Detained journalists colluded with West: Iran
TEHRAN / BRUSSELSMore than a dozen arrested Iranian journalists have been caught cooperating with a “Western-linked network” ahead of a presidential election in June, the Intelligence Ministry said Jan. 30.
Reports emerged this week that 14 journalists close to the marginalized reformists have been detained for alleged links to foreign Persian media, sparking an international outcry.
The Intelligence Ministry said in a statement carried by media on that more arrests could follow.
The journalists belonged to “one of the biggest media networks” linked to the West, the statement said, adding that the charges against them are “completely solid and documented.”
Their network, it said, was established by the BBC and operates “in cooperation with several Western governments.” The ministry said their goal was to “exploit what they learned during the sedition period” after the 2009 presidential election, which Iran accuses the West and Western media, including the BBC, of inciting.
The Intelligence Ministry said the journalists had been under surveillance for months, and were found using “unique tools and methods to transmit news and receive directions” from abroad.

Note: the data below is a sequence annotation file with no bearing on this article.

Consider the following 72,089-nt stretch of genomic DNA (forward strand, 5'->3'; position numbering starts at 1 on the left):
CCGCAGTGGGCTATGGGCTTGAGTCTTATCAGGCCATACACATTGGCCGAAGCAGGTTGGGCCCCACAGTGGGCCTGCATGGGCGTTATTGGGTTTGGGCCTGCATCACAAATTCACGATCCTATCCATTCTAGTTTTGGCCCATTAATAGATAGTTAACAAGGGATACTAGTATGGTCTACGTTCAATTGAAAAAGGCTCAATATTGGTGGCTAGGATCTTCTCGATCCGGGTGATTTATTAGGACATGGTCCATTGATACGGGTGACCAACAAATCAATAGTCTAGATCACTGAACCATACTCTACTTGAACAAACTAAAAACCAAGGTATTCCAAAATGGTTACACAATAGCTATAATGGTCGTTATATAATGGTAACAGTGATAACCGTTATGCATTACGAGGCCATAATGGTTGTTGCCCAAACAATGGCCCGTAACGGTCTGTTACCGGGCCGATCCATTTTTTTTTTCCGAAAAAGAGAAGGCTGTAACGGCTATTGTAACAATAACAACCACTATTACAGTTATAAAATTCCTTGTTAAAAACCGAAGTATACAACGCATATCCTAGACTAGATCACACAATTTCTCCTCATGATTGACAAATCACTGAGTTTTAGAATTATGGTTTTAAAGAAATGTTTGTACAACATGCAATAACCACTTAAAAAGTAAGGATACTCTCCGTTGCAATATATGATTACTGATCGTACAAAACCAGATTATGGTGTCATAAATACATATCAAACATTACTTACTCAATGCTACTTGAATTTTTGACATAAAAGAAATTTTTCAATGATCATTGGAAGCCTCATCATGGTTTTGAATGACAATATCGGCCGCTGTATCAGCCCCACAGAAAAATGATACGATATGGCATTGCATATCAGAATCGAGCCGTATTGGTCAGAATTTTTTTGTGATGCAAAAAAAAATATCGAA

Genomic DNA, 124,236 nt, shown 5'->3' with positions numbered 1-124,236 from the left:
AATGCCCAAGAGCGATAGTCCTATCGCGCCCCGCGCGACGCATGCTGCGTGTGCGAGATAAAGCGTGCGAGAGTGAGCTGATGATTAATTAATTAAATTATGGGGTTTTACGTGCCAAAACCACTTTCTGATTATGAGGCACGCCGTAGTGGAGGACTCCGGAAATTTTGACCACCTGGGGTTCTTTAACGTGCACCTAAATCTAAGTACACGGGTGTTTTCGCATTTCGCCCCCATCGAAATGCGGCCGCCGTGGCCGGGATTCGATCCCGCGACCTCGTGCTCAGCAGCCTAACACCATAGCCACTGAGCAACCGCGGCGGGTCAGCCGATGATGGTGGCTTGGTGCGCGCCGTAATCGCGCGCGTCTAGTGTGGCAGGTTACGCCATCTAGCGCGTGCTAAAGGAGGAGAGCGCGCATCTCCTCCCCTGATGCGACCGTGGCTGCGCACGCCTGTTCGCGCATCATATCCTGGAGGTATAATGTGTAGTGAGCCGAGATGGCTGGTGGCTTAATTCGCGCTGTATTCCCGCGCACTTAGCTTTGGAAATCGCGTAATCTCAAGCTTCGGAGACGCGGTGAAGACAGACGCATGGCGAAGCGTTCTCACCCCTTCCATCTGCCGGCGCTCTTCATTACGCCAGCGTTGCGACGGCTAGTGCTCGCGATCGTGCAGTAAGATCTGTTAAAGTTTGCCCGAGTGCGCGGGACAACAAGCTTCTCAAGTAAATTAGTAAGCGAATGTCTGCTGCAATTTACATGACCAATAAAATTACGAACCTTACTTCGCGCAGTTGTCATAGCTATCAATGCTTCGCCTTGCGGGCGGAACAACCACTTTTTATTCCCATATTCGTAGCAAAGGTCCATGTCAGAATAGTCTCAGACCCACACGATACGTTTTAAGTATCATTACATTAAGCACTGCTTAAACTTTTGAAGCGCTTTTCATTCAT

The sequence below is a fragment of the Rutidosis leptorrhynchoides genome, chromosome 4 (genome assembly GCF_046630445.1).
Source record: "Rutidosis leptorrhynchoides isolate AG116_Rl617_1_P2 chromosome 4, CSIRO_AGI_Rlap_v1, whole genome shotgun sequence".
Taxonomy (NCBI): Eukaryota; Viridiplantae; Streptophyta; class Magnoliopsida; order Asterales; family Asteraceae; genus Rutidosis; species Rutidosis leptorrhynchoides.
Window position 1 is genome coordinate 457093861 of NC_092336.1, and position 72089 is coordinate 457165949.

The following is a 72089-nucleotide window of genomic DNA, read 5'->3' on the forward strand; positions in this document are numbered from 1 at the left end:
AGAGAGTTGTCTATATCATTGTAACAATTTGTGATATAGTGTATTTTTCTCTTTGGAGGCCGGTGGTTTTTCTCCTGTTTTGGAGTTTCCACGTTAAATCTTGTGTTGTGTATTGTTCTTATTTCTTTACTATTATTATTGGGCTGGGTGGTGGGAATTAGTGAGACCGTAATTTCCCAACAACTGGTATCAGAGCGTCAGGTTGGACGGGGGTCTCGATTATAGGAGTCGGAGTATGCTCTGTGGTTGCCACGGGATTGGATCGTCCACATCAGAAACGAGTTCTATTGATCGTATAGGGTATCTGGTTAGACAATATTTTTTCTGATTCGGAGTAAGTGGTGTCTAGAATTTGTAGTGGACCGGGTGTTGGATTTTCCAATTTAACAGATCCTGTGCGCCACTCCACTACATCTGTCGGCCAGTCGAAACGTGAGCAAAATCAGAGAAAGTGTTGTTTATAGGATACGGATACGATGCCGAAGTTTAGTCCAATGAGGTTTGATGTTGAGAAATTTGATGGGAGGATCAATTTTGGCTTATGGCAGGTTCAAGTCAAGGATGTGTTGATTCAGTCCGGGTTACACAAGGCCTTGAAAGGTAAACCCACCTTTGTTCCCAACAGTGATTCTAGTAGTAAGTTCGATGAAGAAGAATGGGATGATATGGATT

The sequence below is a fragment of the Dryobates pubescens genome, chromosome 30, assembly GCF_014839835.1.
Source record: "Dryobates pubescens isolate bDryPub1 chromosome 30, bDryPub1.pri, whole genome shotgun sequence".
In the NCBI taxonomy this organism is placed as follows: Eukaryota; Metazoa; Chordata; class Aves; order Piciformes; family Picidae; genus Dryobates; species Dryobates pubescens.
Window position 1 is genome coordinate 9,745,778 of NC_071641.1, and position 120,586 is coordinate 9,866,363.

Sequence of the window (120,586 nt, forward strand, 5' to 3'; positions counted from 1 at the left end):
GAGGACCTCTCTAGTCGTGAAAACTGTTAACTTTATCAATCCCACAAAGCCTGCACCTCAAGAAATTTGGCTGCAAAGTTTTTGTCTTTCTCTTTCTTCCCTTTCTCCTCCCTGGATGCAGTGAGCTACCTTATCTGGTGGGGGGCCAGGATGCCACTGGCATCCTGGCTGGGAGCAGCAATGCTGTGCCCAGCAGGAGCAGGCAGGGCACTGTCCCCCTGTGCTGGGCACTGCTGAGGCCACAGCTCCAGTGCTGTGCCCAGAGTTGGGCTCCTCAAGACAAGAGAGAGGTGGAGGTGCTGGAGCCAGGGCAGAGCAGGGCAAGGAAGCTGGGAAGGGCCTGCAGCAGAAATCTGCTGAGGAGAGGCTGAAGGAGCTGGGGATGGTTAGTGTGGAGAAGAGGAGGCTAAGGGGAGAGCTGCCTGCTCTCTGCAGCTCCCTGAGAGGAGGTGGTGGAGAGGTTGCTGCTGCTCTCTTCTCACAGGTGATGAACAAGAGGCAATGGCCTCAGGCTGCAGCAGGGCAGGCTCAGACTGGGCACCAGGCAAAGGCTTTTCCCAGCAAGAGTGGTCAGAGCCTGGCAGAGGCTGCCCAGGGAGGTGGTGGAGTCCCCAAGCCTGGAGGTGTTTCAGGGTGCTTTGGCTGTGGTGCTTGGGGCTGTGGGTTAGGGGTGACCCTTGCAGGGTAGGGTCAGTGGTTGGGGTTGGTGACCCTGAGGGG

It is possible more journalists will be “arrested or summoned in the coming days as investigations continue, or that some detainees are released, since they were probably unaware of links to abroad,” the statement added.
Human Rights Watch and Amnesty International criticized the arrests, urging Iran to free the journalists.
European Union foreign policy chief Catherine Ashton also called on Iran to explain a wave of arrests of journalists and raids on newspaper offices.
A statement issued by Ashton’s office also said she was concerned by reports that Iran-based family members of BBC-Farsi journalists based in London have been harassed and that defamatory material about these journalists is circulating in Iran.
Referring to the arrests, raids and reported harassment, it said that “such actions would constitute acts of politically motivated intimidation, particularly worrying in light of the approaching Presidential elections in Iran.
“The right to freedom of expression, including the right of any individual to seek, receive and share information, is an internationally enshrined fundamental human right, which Iran itself has freely signed up to respect and protect,” it added.